Buying off the Plan
Buying Property Off the Plan
Buying a property off the plan means you are purchasing an apartment or house that is yet to be constructed or is in the process of being constructed.
The decision to buy a property off the plan is based on a perception of the finished product through building plans, designs and specifications. Given the nature of this type of purchase, special considerations must be made in addition to the usual matters typical of purchasing existing property.
If you are considering purchasing a property off the plan, our experienced Sydney property and conveyancing lawyers would be more than happy to assist. You might also like to refer to our page ‘Buying a residential property’ which gives an overview of the conveyancing process. You will find a lot of this information relevant once construction of your property is completed. In the meantime, the following are some important matters unique to off the plan purchases.
Reviewing the contracts
A contract for an off the plan property is often lengthier than a contract for an existing property. The contract is also drafted mostly in favour of the property developer, so purchasers need to be aware of important terms and special conditions to avoid any nasty surprises.
If you are considering purchasing off the plan, we recommend you get the contract reviewed as soon as you find a property you are interested in. Our Sydney property and conveyancing lawyers will go through the contract in detail, explain the extensive terms and conditions and provide guidance so you can make an informed decision. Get in touch with us on 02 9262 4003 for a confidential discussion or submit an online enquiry.
The construction time of a development can vary from a few months to a few years. As the timeframe of any development is uncertain, it is important to know the sunset date, which is the date the development must be completed by. The contract will also contain provisions where the developer may extend the sunset date at their discretion if delays occur outside of their control.
For an off the plan apartment, the contract must contain a draft strata plan showing the location and area size of the apartment. If a car space and/or storage space are also included, this may not be allocated at the time of purchasing the property. If there is a preference on location of the car space and/or storage space, this should be negotiated and noted in the contract.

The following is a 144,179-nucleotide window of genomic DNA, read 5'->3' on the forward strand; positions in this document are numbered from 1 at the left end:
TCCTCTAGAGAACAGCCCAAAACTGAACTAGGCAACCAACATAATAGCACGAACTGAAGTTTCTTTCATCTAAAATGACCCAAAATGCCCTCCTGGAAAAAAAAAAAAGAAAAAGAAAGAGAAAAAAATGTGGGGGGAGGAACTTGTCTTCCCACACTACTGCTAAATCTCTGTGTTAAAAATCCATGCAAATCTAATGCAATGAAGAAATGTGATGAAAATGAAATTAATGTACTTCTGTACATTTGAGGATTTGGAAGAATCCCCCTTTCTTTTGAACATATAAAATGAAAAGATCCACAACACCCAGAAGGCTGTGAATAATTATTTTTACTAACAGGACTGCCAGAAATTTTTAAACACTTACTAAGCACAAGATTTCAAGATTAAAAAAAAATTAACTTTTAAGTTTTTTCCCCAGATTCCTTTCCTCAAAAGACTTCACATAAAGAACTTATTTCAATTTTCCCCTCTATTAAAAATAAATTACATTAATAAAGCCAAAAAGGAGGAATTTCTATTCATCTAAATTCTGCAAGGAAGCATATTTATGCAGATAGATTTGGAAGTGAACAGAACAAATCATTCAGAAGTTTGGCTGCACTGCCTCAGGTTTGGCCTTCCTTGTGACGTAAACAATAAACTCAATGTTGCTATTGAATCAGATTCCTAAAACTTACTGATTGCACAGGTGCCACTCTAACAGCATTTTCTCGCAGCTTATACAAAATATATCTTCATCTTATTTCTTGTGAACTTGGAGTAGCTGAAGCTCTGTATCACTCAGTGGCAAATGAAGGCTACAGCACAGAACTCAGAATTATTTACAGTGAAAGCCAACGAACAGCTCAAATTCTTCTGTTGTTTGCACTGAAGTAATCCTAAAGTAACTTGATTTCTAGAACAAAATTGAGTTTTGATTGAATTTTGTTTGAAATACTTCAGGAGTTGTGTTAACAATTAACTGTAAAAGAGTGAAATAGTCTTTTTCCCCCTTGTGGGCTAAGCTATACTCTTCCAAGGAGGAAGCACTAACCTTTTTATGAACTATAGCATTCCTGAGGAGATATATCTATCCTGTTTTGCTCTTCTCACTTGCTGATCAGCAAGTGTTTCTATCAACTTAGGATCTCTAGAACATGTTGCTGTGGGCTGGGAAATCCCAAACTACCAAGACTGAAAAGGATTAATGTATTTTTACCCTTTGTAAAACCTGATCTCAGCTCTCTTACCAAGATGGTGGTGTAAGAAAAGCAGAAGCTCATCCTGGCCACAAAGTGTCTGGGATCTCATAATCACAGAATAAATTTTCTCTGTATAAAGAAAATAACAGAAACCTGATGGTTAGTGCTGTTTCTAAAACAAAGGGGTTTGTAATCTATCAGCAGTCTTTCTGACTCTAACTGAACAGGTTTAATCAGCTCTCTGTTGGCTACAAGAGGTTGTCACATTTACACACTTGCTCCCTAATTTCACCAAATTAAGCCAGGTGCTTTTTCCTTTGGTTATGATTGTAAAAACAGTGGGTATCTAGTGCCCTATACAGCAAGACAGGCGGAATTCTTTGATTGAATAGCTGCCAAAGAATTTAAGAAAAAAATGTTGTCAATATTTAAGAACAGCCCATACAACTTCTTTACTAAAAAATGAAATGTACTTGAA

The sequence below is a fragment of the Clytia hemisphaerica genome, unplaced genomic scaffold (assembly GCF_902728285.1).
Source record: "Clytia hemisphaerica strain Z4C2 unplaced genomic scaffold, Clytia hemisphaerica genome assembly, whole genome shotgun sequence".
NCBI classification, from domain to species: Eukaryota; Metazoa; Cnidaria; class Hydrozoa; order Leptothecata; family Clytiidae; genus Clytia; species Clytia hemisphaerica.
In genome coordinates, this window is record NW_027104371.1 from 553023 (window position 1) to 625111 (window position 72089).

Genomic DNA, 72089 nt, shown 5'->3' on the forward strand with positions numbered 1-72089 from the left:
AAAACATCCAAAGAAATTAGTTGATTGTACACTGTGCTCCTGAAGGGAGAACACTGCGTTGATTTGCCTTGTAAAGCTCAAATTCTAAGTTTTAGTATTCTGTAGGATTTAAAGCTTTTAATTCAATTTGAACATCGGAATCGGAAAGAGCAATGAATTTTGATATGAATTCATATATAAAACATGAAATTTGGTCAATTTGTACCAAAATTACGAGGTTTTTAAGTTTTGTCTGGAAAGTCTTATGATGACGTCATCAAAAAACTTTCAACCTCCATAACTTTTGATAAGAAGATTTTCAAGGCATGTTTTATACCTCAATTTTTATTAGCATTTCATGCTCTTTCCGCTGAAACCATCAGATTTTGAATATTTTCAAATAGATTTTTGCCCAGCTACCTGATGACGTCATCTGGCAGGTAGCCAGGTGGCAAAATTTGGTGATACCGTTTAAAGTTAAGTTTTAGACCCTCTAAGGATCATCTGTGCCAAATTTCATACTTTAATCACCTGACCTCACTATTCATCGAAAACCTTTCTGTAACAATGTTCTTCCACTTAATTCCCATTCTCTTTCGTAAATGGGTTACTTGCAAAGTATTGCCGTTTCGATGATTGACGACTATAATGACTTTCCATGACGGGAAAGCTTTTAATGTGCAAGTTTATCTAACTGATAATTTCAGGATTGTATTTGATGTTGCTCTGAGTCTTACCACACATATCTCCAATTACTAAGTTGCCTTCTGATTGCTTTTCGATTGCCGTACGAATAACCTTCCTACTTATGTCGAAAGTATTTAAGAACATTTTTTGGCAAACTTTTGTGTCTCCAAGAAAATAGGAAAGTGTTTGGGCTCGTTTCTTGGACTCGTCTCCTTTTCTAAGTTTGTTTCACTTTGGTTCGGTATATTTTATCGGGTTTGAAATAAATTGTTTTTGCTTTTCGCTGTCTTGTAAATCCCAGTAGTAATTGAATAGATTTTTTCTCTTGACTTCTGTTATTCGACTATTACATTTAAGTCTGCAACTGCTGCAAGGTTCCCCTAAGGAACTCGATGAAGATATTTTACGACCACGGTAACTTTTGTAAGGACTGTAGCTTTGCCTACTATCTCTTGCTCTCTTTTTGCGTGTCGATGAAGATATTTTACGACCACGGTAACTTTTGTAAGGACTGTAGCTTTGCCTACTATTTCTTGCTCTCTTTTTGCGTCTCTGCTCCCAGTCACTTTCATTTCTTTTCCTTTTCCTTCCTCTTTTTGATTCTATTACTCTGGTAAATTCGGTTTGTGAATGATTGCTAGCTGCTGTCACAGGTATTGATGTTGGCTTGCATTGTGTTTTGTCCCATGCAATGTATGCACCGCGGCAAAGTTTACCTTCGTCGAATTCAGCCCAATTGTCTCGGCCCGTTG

Schedule of finishes for the property
Depending how far along the developer is in the construction process, purchasers may have some input as to the design and finishes of the property. This may include a colour scheme and a selection of inclusions for the property. Some developers may even offer upgrades to existing finishes, but for an additional cost.
Variations to the property
Off the plan contracts give the developer flexibility to make variations to the property. Some of these variations have to do with an outside authority (for example, council or engineering requirements) and some variations have to do with availability of materials (for example, if an appliance is sold out or discontinued, the developer may replace it with an appliance of equivalent quality.
It is important to note for off the plan properties that settlement does not take place when construction of the property is finished.
There are usually a number of other events which must be triggered before settlement can take place. If more than one event is required to call for settlement, then the settlement date is calculated on whatever occurs the latest.
For new houses, an Occupation Certificate (which is a certificate certifying that the property is safe to live in) must be provided and in the case where land is also being subdivided, the new deposited plan must also be registered.
For new apartments, settlement can be called once the Occupation Certificate is provided and the strata plan is registered.
In NSW, written notice must be given to the purchaser’s solicitor or conveyancer of these events occurring. The contract will state how much notice is required, but will generally be 14 or 21 days.
To learn more about off the plan properties, refer to our article: “Purchasing an off the plan property? Here’s what you need to know.”